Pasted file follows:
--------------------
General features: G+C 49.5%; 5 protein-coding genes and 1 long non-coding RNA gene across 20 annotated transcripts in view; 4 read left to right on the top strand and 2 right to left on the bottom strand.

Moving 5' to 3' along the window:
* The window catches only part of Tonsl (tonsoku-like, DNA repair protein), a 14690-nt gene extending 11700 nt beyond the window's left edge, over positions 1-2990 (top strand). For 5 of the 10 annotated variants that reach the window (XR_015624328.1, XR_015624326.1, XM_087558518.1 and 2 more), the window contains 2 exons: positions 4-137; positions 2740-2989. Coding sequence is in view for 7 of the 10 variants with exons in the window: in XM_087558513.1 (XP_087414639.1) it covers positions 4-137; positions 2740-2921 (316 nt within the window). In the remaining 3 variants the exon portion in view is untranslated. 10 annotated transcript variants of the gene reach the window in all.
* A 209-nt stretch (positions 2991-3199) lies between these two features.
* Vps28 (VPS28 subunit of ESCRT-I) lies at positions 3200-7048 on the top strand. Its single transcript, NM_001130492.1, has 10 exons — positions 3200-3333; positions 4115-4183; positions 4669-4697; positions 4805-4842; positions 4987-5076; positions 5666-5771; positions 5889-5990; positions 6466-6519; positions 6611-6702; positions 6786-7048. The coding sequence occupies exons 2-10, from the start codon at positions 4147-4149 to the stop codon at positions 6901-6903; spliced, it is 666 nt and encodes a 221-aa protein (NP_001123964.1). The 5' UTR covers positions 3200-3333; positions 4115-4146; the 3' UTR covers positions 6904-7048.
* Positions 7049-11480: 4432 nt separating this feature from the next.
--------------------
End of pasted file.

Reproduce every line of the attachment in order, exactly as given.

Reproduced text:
General features: G+C 49.5%; 5 protein-coding genes and 1 long non-coding RNA gene across 20 annotated transcripts in view; 4 read left to right on the top strand and 2 right to left on the bottom strand.

Moving 5' to 3' along the window:
* The window catches only part of Tonsl (tonsoku-like, DNA repair protein), a 14690-nt gene extending 11700 nt beyond the window's left edge, over positions 1-2990 (top strand). For 5 of the 10 annotated variants that reach the window (XR_015624328.1, XR_015624326.1, XM_087558518.1 and 2 more), the window contains 2 exons: positions 4-137; positions 2740-2989. Coding sequence is in view for 7 of the 10 variants with exons in the window: in XM_087558513.1 (XP_087414639.1) it covers positions 4-137; positions 2740-2921 (316 nt within the window). In the remaining 3 variants the exon portion in view is untranslated. 10 annotated transcript variants of the gene reach the window in all.
* A 209-nt stretch (positions 2991-3199) lies between these two features.
* Vps28 (VPS28 subunit of ESCRT-I) lies at positions 3200-7048 on the top strand. Its single transcript, NM_001130492.1, has 10 exons — positions 3200-3333; positions 4115-4183; positions 4669-4697; positions 4805-4842; positions 4987-5076; positions 5666-5771; positions 5889-5990; positions 6466-6519; positions 6611-6702; positions 6786-7048. The coding sequence occupies exons 2-10, from the start codon at positions 4147-4149 to the stop codon at positions 6901-6903; spliced, it is 666 nt and encodes a 221-aa protein (NP_001123964.1). The 5' UTR covers positions 3200-3333; positions 4115-4146; the 3' UTR covers positions 6904-7048.
* Positions 7049-11480: 4432 nt separating this feature from the next.